What Does It Take to Run an E-commerce Business?
E-commerce is picking up steam, both as an add-on to traditional brick-and-mortar stores and as a way to replace in-store sales. Although it may seem like almost every adult you know shops online regularly, ecommerce actually accounted for less than 13 percent of sales in 2017. Predictions from Forrester put ecommerce on track to make up 17 percent of total sales by 2022. Although brick-and-mortar retail still accounts for a majority of transactions, online sales are growing at a significantly faster rate than offline sales.
So, what does it take to run an ecommerce business?
Shopify defines ecommerce simply as “commercial transactions conducted electronically.” This implies you’ll need a way to conduct these transactions first and foremost, including a website and a way for customers to pay. But there are auxiliary functions you’ll need to fulfill as an online merchant, too.
Keep reading to learn more.
This will determine the appearance of your store and the efficacy of your back-end processes. It is truly the basis for your entire shop, so choose carefully. The good news is nowadays, you don’t need extensive coding and design experience to operate a functional and appealing store. As Forbes outlines, one ecommerce entrepreneur with “limited funds and zero technical ability” was able to set up a store through Shopify to sell her line of license plates for walkers and scooters.
Here are some important considerations as you’re comparing ecommerce platform options:
- Storefront appearance: Can you customize the design and layout of your storefront to your liking?
- Cybersecurity: Does your chosen platform support secure payments and adhere to PCI compliance standards?
- Customization: Does your platform allow you to quickly and simply create landing pages and post content?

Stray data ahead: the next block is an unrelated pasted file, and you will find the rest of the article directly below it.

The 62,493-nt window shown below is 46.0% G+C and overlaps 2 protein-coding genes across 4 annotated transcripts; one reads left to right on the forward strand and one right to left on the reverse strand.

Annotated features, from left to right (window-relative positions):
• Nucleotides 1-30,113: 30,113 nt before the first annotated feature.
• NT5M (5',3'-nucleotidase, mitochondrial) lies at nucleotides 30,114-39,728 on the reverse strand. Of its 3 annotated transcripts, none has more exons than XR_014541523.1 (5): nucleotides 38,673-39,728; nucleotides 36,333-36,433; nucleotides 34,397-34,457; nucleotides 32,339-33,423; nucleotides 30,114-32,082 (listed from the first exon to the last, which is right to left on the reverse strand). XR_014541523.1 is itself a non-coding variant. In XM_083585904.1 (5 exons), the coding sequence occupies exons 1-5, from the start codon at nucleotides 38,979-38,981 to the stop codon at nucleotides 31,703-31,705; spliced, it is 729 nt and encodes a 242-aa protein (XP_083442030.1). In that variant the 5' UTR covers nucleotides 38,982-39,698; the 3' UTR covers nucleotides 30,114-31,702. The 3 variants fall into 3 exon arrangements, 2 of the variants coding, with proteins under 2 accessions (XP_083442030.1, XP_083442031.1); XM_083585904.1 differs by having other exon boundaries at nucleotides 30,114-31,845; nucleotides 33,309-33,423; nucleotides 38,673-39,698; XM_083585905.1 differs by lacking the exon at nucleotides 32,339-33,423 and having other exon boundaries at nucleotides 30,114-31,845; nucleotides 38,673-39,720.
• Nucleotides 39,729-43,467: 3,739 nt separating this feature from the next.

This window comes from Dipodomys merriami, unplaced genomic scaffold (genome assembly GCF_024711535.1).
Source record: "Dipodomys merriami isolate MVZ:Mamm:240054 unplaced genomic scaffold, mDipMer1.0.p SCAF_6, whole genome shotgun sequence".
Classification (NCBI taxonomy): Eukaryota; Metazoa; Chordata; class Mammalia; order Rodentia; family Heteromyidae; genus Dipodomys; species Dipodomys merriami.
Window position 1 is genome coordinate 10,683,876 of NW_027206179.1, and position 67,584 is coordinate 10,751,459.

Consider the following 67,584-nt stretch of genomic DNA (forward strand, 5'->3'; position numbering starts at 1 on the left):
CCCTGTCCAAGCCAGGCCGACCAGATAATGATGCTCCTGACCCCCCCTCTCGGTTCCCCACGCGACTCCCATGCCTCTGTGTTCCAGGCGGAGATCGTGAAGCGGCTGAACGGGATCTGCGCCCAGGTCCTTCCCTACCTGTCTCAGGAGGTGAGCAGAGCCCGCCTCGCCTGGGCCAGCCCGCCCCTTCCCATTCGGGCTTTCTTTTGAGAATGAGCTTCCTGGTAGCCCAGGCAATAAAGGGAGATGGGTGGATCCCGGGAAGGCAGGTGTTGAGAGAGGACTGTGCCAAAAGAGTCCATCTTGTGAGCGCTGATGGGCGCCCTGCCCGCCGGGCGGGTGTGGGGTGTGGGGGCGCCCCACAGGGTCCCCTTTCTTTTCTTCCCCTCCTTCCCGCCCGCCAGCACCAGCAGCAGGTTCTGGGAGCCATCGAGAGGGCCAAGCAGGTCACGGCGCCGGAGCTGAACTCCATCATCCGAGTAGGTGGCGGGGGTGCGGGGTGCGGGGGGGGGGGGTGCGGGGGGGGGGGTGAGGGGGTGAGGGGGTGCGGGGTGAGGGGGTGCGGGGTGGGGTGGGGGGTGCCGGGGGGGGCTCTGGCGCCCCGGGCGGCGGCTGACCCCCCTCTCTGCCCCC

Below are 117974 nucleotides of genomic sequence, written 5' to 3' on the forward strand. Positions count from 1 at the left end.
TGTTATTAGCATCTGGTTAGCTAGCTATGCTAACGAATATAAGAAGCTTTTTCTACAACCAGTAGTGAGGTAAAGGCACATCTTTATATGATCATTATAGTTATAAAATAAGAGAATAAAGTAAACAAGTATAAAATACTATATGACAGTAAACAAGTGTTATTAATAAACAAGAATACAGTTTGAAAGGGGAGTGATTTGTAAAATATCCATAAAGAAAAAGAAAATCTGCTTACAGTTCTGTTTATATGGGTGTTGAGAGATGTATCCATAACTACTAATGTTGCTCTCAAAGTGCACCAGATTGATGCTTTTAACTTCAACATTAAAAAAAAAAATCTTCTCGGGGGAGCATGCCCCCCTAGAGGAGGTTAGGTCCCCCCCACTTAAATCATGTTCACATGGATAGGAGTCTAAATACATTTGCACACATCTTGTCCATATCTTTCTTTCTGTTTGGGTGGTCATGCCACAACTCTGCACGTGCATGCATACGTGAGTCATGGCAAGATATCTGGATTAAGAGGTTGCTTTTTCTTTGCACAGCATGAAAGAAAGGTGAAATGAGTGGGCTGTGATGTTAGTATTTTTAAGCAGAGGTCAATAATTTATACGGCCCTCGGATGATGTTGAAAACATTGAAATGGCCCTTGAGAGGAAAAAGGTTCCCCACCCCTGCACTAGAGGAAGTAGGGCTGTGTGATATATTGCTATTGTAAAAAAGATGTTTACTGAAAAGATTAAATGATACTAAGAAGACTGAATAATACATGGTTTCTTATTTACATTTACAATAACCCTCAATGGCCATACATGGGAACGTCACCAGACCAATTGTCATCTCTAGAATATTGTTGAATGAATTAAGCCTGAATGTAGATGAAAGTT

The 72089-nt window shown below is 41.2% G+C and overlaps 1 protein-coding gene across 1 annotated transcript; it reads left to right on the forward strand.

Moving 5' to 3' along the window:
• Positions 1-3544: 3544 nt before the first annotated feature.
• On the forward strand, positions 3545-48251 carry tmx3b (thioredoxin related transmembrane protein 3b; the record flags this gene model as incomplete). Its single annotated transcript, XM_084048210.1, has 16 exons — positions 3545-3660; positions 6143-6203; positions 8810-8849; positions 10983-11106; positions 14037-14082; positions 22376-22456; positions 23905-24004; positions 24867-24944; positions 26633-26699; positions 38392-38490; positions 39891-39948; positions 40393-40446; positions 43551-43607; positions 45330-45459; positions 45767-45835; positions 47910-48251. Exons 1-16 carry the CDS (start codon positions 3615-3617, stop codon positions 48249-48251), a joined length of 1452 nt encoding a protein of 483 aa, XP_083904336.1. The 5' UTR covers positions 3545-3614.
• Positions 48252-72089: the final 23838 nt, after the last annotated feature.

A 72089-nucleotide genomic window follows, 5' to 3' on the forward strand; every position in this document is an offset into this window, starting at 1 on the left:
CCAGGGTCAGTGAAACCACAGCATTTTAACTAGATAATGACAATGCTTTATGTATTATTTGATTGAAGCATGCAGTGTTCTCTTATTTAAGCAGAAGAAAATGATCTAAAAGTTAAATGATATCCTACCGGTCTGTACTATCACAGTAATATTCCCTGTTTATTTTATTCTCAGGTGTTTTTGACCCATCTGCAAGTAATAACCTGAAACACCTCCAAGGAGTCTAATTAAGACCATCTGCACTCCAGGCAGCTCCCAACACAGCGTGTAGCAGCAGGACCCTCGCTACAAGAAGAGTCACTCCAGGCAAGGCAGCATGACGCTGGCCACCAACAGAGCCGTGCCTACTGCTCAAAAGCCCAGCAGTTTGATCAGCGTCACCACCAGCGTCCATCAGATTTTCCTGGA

- Scalability: Can your platform grow with your business, handling increasing site traffic and transactions at any given time?
The paramount function of your store hinges on its ability to accept payments from customers. Your payment gateway will be central to your user experience. Integrating gateways like Stripe, PayPal and more with your platform—in addition to debit and credit card options—provides customer with flexible options. This increases the chances they’ll complete their transaction rather than abandon their shopping cart pre-checkout.
Ecommerce merchants are also responsible for keeping customers’ personal and financial information safe. A data breach will only diminish your credibility and cost your company.
Your business needs a system for getting products to customers’ doorsteps. This may entail drop-shipping, meaning your store takes orders but the products ship directly from the manufacturer. This alleviates the need for you to stock inventory. The flip side is you have less control over the order fulfillment process, so be certain you can trust your drop-shipper before making this your go-to method.
Alternately, your company can handle its own warehousing, packaging and mailing. Just make sure you can keep up with customer order volume and get your products to buyers in one piece in a cost-effective fashion.
You’ll also need a way to communicate with customers before and after buying. Buyers expect increasingly personalized, speedy responses to questions and comments. Consider utilizing social media messaging and live chat in addition to more traditional channels like email.
What does it take to run an ecommerce business? Start with a platform, a secure way to collect payments, a plan for fulfilling orders and a way for customers to reach you.